Geophysical Survey Systems, Inc. (GSSI), a provider of high quality, professional grade, ground penetrating radar systems, introduced StructureScan Optical, the newest member of the StructureScan family of products for the non-destructive evaluation of concrete structures. The StructureScan Optical system automatically records line positions and constructs a 3D file for direct viewing on the built-in display, enabling the user to quickly evaluate the three-dimensional data from depth slice and cross-section perspectives. This integrated system, GSSI's most advanced GPR technology yet, allows users to quickly image areas ranging in sizes from 1'x 1' to 4'x 4' using the automatic data capture (ADC) technology.

The StructureScan Optical package features the rugged, battery-powered SIR-3000 Data Acquisition System, an enhanced FCC-approved 1500 MHz antenna, and a redesigned data collection cart that is half the weight of the original StructureScan cart. The new cart is used with paper grids encoded with position information that is automatically recorded as the user collects data. The new system also allows the user to collect data to within 1" of walls - which is less than half the distance of other GPR systems. Existing users of GSSI's SIR-3000 Data Acquisition Systems will be able to add the new StructureScan Optical capabilities through a field upgrade.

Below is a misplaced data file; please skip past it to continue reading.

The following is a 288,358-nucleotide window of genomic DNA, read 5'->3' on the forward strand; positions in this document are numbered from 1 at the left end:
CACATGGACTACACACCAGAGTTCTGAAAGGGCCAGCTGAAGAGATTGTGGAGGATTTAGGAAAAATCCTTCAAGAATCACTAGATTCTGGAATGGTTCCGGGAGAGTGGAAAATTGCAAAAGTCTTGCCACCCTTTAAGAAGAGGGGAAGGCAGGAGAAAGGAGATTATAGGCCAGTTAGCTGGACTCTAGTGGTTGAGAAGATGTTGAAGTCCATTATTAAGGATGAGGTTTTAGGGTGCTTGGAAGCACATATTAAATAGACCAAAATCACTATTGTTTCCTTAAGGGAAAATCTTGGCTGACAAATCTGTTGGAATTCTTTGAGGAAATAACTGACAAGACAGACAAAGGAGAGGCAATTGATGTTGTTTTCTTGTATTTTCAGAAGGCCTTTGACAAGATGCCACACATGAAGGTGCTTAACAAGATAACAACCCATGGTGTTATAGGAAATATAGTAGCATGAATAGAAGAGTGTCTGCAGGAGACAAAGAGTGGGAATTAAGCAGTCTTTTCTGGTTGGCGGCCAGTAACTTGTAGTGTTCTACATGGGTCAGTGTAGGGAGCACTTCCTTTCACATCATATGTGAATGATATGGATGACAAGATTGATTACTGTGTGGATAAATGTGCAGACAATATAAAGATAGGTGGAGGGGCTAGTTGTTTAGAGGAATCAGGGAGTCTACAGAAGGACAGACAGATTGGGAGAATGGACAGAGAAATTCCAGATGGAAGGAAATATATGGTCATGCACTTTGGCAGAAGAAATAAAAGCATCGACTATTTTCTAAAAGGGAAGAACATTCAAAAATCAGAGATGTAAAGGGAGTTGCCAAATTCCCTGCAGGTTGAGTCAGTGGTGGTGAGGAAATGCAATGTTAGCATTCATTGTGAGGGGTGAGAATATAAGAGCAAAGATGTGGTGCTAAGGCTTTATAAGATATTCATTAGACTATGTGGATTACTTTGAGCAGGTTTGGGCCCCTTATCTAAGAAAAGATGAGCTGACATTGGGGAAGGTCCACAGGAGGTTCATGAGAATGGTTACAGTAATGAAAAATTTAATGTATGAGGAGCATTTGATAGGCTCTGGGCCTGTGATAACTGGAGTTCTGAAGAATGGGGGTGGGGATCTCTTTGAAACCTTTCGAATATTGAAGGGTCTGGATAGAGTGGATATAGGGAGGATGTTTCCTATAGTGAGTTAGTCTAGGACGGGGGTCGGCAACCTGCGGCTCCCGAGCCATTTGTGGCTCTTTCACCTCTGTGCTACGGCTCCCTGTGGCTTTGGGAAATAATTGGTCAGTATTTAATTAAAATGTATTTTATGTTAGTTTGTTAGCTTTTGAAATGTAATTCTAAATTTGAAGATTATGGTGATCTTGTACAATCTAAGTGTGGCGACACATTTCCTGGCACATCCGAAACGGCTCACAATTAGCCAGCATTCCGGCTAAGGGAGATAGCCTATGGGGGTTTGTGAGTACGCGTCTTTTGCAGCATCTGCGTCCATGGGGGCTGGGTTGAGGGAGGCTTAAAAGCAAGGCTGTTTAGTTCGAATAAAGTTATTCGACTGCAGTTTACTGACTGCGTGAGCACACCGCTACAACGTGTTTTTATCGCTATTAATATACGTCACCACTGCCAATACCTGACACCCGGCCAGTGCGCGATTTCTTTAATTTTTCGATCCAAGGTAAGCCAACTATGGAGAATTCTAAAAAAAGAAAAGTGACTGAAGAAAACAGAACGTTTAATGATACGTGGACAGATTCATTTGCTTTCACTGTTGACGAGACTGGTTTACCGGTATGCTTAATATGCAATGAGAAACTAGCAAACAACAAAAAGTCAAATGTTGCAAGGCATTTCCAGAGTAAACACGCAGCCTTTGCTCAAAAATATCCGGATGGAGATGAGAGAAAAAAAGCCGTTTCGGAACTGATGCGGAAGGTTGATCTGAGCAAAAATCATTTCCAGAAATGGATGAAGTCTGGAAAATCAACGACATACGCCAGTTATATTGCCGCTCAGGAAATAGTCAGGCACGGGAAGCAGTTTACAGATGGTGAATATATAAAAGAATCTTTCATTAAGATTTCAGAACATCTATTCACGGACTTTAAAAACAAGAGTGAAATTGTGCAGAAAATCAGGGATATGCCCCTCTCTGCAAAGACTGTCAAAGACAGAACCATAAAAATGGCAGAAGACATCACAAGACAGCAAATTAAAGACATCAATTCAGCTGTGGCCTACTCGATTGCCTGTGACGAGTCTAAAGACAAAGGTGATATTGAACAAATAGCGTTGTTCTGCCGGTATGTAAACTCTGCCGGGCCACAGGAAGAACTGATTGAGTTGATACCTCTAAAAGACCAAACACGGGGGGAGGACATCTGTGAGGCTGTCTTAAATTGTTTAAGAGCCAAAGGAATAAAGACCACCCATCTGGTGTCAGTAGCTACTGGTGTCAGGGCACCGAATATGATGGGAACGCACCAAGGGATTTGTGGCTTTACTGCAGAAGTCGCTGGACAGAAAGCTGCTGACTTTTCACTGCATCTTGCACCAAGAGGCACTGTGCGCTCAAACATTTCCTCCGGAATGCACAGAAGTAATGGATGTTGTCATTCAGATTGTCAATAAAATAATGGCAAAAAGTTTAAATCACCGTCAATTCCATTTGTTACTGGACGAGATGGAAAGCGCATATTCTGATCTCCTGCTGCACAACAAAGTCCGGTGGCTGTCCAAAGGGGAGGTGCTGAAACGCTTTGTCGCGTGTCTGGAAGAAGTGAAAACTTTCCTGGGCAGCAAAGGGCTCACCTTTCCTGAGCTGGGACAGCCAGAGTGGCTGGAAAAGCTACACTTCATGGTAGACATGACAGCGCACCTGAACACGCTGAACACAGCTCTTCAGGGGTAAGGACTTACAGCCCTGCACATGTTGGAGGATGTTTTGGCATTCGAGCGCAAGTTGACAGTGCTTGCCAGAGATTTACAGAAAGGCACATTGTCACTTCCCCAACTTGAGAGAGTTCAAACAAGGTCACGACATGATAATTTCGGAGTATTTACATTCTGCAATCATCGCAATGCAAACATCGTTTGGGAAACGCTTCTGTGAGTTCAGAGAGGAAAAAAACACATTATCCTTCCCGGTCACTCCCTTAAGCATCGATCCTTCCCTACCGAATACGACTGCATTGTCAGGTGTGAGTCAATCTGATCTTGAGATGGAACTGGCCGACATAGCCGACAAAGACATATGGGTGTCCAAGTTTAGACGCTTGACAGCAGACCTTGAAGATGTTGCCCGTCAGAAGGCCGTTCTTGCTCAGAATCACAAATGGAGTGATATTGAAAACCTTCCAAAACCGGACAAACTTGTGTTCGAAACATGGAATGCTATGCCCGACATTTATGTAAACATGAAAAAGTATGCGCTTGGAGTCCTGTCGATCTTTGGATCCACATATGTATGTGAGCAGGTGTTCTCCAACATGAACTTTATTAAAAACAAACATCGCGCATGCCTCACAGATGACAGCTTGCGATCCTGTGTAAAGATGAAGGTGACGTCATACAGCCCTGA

About GSSI
Geophysical Survey Systems, Inc., located in North Salem, N.H., develops and manufactures ground penetrating radar systems, referred to as Subsurface Interface Radar (SIR) systems. These systems are used to non-destructively explore the subsurface of the ground for a wide variety of industries and to inspect our infrastructure systems. GSSI created the first commercial GPR system and provides the a wide range of equipment covering all applications from borehole data collection to high-speed highway and railroad data collection. GSSI sells systems to countries on every continent through a worldwide support network of representatives.

Source: GSSI, Jan. 12, 2004

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